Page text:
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Martin Delany, Frederick Douglass, and the Politics of Representative Identity

By Robert S. Levine

328 pp., 6.125 x 9.25, notes, index

  • Paperback ISBN: 978-0-8078-4633-9
    Published: May 1997
  • eBook ISBN: 978-0-8078-6291-9
    Published: November 2000

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Awards & distinctions

A 1997 Choice Outstanding Academic Title

The differences between Frederick Douglass and Martin Delany have historically been reduced to a simple binary pronouncement: assimilationist versus separatist. Now Robert S. Levine restores the relationship of these two important nineteenth-century African American writers to its original complexity. He explores their debates over issues like abolitionism, emigration, and nationalism, illuminating each man's influence on the other's political vision. He also examines Delany and Douglass's debates in relation to their own writings and to the work of Harriet Beecher Stowe. Though each saw himself as the single best representative of his race, Douglass has been accorded that role by history--while Delany, according to Levine, has suffered a fate typical of the black separatist: marginalization. In restoring Delany to his place in literary and cultural history, Levine makes possible a fuller understanding of the politics of antebellum African American leadership.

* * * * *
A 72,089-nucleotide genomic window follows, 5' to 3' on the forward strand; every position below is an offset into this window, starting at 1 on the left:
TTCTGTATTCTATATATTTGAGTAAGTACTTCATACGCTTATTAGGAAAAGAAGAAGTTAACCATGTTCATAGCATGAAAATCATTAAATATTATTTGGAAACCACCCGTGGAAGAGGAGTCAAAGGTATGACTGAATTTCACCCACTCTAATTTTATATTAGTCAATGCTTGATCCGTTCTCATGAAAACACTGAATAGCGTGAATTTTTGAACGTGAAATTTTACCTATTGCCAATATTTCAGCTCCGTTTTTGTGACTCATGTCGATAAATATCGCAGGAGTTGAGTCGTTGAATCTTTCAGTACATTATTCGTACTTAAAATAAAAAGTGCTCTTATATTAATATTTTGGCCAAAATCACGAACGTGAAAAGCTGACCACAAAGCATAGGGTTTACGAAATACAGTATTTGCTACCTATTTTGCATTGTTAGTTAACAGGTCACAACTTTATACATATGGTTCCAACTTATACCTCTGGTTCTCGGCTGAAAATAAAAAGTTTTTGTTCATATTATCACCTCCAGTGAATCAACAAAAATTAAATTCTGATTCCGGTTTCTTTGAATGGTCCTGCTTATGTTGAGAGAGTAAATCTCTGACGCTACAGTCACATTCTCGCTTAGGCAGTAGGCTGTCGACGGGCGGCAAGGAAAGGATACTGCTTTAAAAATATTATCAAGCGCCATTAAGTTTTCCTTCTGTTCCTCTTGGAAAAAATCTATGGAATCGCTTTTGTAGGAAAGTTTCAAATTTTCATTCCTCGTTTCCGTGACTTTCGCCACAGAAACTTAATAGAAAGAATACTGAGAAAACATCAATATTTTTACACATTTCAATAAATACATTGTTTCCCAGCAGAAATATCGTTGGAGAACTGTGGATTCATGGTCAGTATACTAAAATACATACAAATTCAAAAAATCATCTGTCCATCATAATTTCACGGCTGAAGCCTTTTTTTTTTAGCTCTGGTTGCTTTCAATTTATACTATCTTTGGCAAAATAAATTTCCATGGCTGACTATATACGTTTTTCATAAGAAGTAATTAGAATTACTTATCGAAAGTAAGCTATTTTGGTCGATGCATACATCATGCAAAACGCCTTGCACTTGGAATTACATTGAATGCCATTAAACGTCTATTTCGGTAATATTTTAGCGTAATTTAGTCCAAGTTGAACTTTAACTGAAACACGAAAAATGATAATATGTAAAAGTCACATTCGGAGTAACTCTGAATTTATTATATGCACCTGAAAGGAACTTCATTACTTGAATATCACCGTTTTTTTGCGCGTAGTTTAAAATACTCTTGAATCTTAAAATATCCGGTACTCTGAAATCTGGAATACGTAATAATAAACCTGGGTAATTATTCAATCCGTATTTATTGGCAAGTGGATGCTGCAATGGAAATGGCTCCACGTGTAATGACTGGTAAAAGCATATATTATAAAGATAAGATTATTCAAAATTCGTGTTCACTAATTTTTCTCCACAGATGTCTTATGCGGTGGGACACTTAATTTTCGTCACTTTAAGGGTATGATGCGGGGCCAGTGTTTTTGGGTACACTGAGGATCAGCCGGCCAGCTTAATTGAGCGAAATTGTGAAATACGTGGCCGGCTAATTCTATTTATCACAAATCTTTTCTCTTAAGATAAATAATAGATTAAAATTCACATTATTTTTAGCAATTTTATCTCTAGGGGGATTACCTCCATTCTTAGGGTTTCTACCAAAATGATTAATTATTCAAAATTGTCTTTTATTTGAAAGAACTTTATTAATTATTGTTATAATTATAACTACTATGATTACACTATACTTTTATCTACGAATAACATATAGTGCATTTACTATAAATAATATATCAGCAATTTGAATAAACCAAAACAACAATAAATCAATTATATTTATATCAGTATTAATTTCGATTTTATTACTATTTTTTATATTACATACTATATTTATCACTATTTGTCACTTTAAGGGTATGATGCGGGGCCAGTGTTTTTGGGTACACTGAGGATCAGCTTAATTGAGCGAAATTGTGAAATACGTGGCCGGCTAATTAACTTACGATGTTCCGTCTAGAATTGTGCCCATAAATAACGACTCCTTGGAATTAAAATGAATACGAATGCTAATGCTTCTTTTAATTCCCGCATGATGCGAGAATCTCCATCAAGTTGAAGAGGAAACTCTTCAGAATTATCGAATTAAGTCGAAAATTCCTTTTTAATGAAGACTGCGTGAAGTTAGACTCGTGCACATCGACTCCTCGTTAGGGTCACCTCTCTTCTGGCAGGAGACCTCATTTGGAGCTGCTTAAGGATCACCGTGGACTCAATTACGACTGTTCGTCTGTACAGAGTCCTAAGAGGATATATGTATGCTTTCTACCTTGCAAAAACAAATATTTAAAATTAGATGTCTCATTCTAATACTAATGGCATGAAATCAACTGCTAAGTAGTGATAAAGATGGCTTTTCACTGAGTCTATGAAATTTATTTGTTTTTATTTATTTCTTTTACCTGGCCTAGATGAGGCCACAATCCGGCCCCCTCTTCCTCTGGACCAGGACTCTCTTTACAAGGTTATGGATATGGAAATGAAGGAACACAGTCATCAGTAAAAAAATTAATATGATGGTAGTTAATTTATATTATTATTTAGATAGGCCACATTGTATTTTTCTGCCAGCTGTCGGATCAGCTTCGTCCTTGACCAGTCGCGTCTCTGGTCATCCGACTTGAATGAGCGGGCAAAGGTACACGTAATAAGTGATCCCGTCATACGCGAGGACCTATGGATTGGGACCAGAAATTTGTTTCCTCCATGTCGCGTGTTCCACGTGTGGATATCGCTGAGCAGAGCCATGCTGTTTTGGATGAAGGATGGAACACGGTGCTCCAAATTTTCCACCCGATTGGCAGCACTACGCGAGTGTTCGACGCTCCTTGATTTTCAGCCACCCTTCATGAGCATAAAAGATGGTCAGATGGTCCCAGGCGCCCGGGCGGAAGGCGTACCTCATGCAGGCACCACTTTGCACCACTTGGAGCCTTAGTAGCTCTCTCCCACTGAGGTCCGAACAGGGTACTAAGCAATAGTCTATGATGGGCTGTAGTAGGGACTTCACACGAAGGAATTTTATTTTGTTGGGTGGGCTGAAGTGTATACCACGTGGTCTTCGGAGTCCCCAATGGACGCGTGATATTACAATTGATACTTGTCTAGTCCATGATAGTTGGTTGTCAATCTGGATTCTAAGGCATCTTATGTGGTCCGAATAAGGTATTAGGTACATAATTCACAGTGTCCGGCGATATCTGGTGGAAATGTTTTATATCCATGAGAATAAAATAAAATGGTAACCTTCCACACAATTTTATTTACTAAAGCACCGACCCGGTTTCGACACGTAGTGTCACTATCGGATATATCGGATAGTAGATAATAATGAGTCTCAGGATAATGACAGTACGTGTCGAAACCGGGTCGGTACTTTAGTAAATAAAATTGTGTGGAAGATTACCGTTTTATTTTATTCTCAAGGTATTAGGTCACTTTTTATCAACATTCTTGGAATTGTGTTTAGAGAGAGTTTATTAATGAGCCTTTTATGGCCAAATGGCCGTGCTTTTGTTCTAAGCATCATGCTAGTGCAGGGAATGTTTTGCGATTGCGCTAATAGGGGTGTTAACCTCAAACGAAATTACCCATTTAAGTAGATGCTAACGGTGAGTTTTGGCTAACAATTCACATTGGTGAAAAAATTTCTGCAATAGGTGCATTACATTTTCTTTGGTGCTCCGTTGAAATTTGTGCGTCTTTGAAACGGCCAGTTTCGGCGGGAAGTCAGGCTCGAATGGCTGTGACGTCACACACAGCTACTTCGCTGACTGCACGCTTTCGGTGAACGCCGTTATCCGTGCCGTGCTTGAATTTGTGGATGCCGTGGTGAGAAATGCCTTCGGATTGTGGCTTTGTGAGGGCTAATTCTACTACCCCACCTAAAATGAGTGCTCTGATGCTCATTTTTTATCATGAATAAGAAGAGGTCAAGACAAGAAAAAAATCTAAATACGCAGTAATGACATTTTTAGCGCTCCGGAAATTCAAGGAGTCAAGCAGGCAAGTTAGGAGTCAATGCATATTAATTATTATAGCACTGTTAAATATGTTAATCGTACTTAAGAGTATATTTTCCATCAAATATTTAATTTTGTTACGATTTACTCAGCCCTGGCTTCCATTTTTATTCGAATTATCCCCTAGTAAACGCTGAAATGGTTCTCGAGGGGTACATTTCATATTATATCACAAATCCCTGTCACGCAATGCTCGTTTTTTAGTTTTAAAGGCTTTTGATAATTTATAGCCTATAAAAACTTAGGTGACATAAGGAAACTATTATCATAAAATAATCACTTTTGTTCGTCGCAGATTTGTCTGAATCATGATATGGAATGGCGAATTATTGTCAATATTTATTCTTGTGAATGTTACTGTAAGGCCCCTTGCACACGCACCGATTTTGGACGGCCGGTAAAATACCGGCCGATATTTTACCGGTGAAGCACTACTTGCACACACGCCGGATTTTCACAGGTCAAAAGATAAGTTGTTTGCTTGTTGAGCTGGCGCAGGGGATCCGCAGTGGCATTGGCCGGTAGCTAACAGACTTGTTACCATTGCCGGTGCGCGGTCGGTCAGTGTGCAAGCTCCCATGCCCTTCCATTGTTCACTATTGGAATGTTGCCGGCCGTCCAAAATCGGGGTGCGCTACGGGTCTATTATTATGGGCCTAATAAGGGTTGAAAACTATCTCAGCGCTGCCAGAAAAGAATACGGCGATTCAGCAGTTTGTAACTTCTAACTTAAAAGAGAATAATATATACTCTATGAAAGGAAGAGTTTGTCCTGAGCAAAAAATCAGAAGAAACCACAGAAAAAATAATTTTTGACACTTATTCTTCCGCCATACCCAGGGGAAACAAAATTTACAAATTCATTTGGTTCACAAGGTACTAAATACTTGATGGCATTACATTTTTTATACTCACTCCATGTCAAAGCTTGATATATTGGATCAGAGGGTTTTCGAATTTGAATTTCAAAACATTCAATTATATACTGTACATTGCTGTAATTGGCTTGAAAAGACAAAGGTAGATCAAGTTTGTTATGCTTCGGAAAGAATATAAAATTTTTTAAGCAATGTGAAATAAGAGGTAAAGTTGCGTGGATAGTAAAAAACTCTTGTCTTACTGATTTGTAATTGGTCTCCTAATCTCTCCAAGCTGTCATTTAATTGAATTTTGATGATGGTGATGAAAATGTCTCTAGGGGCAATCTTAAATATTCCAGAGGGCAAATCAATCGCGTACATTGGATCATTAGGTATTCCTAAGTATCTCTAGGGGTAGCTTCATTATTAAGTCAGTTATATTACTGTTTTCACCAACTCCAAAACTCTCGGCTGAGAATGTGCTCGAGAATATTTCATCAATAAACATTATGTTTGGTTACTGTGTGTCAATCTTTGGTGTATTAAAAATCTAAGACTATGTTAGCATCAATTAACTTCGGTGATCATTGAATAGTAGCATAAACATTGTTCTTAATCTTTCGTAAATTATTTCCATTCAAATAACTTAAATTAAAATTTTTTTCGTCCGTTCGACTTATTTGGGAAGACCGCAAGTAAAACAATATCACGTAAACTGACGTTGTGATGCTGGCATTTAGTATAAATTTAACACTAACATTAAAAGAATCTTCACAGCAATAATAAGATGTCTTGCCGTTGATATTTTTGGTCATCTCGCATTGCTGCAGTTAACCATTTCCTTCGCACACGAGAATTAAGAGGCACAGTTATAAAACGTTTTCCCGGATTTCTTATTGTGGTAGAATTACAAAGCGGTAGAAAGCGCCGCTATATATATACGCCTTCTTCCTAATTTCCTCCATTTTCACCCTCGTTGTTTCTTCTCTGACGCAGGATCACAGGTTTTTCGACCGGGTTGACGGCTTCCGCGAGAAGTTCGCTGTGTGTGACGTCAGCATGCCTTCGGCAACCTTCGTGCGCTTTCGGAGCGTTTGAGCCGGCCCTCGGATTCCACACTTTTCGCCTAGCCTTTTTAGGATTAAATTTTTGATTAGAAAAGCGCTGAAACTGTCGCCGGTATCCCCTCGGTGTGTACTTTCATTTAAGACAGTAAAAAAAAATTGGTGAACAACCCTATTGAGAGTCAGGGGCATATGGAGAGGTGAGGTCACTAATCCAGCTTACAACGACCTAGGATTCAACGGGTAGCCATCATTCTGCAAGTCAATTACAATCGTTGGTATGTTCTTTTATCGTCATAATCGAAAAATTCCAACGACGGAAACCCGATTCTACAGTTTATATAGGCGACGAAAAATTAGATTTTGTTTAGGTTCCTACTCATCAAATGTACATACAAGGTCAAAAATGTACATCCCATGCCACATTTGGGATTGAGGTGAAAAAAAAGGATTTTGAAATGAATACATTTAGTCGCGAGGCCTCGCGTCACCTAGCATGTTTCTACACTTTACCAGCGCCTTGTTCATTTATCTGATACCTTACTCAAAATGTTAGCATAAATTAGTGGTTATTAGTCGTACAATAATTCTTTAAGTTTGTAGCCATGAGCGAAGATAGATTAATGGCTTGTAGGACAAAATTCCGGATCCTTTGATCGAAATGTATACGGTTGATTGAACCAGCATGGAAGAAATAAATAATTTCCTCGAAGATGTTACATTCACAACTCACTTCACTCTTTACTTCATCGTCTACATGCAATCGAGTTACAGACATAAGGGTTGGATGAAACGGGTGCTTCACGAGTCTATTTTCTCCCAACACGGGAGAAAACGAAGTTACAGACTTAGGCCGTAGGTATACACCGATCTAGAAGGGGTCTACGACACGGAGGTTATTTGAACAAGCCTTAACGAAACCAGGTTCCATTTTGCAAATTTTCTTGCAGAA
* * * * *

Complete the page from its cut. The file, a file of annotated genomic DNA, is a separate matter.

About the Author

Robert S. Levine is associate professor of English at the University of Maryland. He is author of Conspiracy and Romance: Studies in Brockden Brown, Cooper, Hawthorne, and Melville and editor of a forthcoming collection of Martin Delany's writings.


For more information about Robert S. Levine, visit the Author Page.

Reviews

“[A] compelling study. . . . A rich and important study of the complex cross-fertilizations that occurred in antebellum culture. It addresses many of the most important issues currently debated in transnational and ‘postnational’ cultural studies such as the location of the (black) nation, the function of borders, the question of alterity, and the tension between integrative and resistant narratives.”--Journal of American Studies

“Levine’s book significantly expands our understanding of the interaction between these important black leaders.”--Journal of Southern History

“Levine’s analysis . . . is inventive and at times provocative. . . . This is an inventive take on the ways in which political views are forged and recast in the crucible of political agitation.”--Journal of American History

“With its powerful style and exemplary documentation this book must be counted among the most important contributions to Delany scholarship in many years.”--American Historical Review

"Fascinating. . . . Through careful research, Levine restores Delany to his hard-won rank as a 'representative man' for the African American race."--Choice

"Levine's Martin R. Delany will stand as the definitive collection for some time to come. It provides a plethora of previously unavailable material about the life of this controversial leader. . . . Delany, as Levine's work shows us, was a complex figure whose life embraced the full gamut of nineteenth-century American thought."--Pennsylvania Magazine of History and Biography